Ahead of an Aug. 2 deadline, the leaders of Sudan and South Sudan over the weekend engaged in their first direct talks since hostilities spiked in late April.
The streets have been swept clean and lined with flags to mark the first anniversary of South Sudan’s independence. But cosmetic changes in the capital, Juba, mask deep concerns about the future of the world’s newest nation.
One year after the formation of South Sudan, the country’s women say that independence has not resulted in the positive political, economic and social changes that they had hoped for.
Within the next nine days, drinking water at refugee camps in South Sudan's Upper Nile state will run dry, warned the aid agency Doctors Without Borders on Tuesday. Meanwhile, refugees continue to stream into the state, as the few camps set up to house to entrants are stretched even further beyond capacity.
Sudanese refugees have started dying as a camp in South Sudan ran out of water four days ago after a massive influx of people fled across the border to escape war and hunger.
The United Nations has warned that despite the austerity measures put in place by South Sudan to deal with its economic woes, humanitarian agencies will have to increase relief efforts in order to keep the country’s poor alive as the financial situation worsens.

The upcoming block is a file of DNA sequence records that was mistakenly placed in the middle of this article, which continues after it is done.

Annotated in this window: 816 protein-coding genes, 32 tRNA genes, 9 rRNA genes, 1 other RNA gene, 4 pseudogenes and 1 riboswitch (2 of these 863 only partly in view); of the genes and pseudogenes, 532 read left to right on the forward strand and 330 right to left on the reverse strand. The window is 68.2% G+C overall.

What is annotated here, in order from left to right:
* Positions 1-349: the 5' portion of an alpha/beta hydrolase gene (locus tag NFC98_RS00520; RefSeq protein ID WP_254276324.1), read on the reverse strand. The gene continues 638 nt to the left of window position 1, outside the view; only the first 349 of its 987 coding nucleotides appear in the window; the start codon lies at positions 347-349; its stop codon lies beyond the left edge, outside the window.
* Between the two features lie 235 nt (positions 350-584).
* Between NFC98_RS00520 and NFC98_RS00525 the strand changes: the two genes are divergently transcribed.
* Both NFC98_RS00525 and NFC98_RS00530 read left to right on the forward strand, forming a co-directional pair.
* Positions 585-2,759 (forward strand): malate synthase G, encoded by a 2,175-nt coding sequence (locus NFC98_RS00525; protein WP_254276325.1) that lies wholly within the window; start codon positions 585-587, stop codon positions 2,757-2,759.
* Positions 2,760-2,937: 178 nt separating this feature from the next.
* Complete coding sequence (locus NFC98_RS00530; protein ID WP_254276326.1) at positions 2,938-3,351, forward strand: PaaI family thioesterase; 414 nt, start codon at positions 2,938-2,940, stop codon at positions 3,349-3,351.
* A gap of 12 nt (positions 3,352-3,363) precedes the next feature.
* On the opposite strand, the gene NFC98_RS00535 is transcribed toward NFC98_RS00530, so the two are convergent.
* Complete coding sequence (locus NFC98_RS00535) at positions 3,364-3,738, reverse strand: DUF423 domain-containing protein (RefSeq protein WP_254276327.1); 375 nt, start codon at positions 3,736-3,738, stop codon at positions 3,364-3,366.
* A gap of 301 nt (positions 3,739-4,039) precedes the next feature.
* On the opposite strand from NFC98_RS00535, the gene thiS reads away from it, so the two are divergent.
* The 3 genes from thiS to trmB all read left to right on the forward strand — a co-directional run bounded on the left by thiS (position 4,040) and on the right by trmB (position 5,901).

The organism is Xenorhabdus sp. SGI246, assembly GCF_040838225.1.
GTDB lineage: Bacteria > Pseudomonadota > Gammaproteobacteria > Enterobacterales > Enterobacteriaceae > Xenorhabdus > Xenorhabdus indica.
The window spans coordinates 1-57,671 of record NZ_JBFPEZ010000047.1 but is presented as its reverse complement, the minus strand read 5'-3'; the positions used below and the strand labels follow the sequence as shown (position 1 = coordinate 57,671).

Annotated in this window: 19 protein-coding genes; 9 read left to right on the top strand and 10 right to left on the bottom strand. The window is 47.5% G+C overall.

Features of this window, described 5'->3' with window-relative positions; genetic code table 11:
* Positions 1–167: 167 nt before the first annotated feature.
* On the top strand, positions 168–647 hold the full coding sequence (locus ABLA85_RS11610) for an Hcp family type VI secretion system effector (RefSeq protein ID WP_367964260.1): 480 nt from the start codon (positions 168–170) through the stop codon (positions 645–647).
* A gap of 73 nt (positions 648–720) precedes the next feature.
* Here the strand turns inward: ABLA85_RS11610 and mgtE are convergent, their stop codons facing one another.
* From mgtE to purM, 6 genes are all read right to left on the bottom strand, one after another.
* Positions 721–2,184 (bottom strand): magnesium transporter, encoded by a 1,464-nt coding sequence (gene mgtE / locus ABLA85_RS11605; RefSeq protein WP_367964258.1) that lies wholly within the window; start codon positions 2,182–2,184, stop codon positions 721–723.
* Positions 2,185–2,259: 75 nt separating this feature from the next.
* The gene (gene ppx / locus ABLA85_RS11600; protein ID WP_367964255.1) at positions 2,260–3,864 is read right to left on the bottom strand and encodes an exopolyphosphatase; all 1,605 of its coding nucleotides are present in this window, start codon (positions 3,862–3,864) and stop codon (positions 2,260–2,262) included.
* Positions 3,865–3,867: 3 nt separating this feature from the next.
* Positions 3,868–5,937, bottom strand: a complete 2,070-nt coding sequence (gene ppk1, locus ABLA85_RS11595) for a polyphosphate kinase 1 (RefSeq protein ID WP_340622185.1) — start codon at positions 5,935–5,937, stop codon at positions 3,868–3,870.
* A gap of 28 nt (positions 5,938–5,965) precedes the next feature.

South Sudan is losing its forests. And with no unified policy to deal with the situation the government is at odds, with one ministry saying that the loss of forests is a necessity for farming and another warning of the dire environmental consequences if this continues unchecked.
Three years ago, the African Union began a continent-wide campaign to reduce the number of women who die when pregnant or giving birth.
In the wake of border tensions, the United Nations is airlifting 12,000 southerners from a Sudanese frontier town into South Sudan. But they are returning home in the midst of an economic crisis that has the U.N. warning it may appeal for more funding to scale up humanitarian operations.
The United Nations’ 56th
session of the Commission on the Status of Women (CSW) begins today in New York, with the empowerment of rural women high on a list of priorities for this year.